Harmine is a tricyclic alkaloid compound in the ß-carboline family.1 It was originally isolated in 1847 from the seeds of the wild rue, Peganum harmala, but it is found throughout nature in mammals, insects, and marine organisms. Harmine was recently isolated from several species of psychedelic mushrooms.2
Harmine is one of the main active compounds in ayahuasca. Compounds like harmine in the ß-carboline family of chemicals are inhibitors of monoamine oxidase (MAO) enzymes.1 In particular, harmine inhibits MAO-A, an enzyme that allows DMT (dimethyltryptamine, another component of ayahuasca) to pass into the digestive system and eventually the brain.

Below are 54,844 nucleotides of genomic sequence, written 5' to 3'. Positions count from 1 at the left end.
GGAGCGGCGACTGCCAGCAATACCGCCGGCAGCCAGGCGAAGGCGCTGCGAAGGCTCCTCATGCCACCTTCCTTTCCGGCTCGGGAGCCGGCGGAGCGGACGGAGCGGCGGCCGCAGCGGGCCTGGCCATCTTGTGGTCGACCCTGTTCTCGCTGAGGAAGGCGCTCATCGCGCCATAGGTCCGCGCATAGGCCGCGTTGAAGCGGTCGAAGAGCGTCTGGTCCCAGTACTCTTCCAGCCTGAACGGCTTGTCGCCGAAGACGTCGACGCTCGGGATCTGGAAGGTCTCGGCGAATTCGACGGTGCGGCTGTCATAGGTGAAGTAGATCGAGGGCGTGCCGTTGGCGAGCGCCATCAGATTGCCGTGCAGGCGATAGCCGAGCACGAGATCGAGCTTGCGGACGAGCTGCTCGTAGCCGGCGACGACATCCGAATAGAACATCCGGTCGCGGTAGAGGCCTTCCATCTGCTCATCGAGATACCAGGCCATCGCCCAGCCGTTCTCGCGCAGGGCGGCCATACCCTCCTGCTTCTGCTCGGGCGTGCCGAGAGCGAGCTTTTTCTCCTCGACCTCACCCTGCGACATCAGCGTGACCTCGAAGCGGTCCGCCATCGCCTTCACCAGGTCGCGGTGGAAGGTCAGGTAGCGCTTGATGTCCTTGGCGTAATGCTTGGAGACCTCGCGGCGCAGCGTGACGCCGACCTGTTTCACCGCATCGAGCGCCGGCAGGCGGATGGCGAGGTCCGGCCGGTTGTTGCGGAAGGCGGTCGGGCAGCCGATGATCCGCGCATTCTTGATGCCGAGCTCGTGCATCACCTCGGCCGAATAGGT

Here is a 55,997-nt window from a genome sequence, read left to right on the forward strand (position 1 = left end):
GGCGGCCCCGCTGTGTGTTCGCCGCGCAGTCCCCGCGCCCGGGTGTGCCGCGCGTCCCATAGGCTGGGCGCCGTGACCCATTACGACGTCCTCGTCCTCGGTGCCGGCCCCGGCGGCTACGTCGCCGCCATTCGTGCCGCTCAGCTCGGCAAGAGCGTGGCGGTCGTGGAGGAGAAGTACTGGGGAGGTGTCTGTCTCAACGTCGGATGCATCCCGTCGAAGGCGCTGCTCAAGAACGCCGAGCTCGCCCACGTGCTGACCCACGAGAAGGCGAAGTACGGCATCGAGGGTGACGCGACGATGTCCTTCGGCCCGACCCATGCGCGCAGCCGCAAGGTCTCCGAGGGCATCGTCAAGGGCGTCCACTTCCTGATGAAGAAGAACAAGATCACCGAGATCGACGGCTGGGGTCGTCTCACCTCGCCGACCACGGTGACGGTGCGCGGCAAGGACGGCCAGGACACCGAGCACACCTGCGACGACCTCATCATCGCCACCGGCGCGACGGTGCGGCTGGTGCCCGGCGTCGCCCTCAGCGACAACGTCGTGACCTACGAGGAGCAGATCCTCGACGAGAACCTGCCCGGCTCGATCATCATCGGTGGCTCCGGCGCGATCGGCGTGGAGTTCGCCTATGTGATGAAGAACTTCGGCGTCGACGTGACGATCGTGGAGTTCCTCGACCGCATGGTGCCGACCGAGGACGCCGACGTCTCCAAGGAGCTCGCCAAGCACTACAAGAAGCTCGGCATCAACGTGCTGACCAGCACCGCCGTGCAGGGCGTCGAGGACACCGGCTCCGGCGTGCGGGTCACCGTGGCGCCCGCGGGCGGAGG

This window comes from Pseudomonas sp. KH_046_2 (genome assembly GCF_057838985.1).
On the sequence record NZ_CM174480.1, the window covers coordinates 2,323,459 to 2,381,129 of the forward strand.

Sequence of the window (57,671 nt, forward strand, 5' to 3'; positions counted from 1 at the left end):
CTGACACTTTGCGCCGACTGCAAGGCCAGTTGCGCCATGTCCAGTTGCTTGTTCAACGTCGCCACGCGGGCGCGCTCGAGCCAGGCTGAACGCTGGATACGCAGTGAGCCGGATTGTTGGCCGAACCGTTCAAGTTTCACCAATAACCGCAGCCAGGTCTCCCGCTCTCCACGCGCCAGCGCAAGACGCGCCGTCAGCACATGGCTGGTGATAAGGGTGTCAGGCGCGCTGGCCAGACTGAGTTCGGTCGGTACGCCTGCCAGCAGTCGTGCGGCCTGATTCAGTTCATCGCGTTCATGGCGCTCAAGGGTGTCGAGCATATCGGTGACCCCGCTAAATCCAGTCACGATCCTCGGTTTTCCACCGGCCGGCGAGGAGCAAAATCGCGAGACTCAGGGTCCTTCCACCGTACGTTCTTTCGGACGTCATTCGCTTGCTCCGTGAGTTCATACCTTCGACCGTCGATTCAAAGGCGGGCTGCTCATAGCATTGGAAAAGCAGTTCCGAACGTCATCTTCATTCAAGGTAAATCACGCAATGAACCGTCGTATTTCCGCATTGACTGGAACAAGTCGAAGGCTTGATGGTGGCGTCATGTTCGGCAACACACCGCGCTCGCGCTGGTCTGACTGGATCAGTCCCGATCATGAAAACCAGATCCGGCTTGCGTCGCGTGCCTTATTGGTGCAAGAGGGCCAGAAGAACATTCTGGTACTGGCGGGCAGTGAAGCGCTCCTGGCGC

In addition to its hallucinogenic effects, scientific studies on harmine indicate it has several beneficial properties. Its effects include having antimicrobial, antifungal, antioxidative, antitumor, and cytotoxic properties (reviewed in Patel et al. 2012). One study has shown harmine to have anti-depressive effects which may be mediated by its interaction with MAO-A and the serotonin 5-HT2A receptor.3
Like other chemicals in the BCA family, harmine is highly neurotoxic.4 High levels in the blood are associated with essential tremor and Parkinson’s disease.5